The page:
06/10/2016 5:14 PM IST | Updated 06/10/2016 5:30 PM IST

A Mumbai Social Worker Is Campaigning Against Triple Talaq, But For A Strange Reason

He's putting up posters in mosques.

AFP/Getty Images
An Indian Muslim bride puts a thumb impression on a Marriage Certificate in the presence of religious leaders and a relative during the 'Nikah Kabool Hai' or 'Do You Agree for the Marriage' section of a mass wedding ceremony in Ahmedabad on October 24, 2010.

A social worker in Mumbai is reportedly trying to discourage Muslim men from using "triple talaq" to divorce their wives — so that the Supreme Court does not strike the law down.

Abdul Razzak Maniyar has put up posters in a dozen mosques in Mumbai, warning Muslim men against the many legal repercussions of using "triple talaq".

Even though the posters warn Muslim men that they could be booked under four different laws in India, according to a report in The Times of India, its central argument is to protect Sharia law, which is under threat after three divorced women and several other organisations approached the Supreme Court asking for a ban on triple talaq.

The poster asks Muslim men to unite against Islam's enemies (referring to the right-wing Rashtriya Swayamsevak Sangh) by helping these aggrieved women get their rights. The poster reportedly describes these woman as "RSS-inspired".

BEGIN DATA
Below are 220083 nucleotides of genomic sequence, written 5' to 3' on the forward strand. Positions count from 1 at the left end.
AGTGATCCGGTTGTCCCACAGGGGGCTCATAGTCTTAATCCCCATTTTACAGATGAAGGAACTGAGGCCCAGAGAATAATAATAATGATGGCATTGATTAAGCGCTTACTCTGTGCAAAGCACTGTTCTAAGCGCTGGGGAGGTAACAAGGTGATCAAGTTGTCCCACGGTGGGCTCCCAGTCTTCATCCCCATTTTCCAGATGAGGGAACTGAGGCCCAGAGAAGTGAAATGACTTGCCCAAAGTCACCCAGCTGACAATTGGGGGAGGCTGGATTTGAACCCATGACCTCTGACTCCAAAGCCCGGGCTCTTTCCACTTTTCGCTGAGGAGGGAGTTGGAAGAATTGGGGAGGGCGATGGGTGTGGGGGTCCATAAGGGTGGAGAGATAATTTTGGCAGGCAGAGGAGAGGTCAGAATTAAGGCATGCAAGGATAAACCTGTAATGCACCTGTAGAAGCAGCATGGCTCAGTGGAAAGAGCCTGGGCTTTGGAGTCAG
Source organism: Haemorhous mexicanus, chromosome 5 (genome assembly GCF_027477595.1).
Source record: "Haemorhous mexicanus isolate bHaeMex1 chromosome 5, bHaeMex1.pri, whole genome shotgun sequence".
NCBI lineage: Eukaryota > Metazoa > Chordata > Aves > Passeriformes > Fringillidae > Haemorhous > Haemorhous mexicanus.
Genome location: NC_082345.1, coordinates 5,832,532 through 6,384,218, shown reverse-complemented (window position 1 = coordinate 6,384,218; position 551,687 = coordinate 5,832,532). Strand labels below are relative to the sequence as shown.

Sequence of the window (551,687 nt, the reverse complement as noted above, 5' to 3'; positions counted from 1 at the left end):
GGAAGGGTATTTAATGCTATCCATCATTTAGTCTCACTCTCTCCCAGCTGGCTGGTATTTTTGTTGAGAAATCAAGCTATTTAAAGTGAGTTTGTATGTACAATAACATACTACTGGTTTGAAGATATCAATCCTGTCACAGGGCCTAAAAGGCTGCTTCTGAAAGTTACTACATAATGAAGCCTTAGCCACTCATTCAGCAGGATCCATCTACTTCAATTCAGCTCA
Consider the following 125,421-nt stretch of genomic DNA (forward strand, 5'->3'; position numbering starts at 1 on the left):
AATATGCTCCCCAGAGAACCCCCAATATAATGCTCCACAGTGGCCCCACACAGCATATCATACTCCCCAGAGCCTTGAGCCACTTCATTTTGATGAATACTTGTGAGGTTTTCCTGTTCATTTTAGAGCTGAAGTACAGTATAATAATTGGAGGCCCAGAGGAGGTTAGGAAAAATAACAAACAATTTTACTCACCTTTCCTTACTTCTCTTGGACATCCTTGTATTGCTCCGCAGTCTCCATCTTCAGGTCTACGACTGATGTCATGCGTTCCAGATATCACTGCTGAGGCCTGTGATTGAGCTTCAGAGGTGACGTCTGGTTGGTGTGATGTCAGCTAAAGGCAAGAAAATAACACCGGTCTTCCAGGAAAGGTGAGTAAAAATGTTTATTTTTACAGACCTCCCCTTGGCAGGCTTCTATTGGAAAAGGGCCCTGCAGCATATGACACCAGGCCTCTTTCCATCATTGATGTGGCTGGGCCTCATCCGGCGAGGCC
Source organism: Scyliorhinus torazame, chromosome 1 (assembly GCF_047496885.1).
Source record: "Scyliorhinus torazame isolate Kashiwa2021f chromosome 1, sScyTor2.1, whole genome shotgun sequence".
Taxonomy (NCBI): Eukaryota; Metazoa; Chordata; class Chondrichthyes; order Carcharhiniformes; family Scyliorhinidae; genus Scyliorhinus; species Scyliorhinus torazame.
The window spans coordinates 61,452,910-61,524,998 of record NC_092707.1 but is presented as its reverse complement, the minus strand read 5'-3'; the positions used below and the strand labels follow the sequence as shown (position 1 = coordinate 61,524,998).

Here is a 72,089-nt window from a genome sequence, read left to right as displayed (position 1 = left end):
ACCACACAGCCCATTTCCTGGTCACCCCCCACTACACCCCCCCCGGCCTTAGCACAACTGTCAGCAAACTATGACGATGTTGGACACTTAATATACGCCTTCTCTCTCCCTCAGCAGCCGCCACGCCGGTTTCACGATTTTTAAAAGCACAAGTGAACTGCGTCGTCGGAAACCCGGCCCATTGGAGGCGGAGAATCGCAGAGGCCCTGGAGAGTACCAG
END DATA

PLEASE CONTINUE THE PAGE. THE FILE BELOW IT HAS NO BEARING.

Among the various supporters for the ban is the All India Muslim Women Personal Law Board (AIMWPLB), which is expected to file a petition to ban triple talaq in the Supreme Court soon. Earlier, Muslim women in India have called justification of the practice "medieval". The All India Muslim Personal Law Board (AIMPLB) has made several shocking statements about triple talaq at the apex court, claiming "personal laws cannot be re-written in the name of social reforms", and that there is "no scope" to change it.

Muslim women in India have some of the highest divorce rates, with most of them taking place when the woman is between 20-34 years of age.

Meanwhile Maniyar, who has resolved several marriage disputes, has in his poster also detailed one of the divorce cases he handled last month, where a man had divorced his wife over the phone using "triple talaq". He had to pay his ex-wife ₹7 lakh, and give up the custody of their son.

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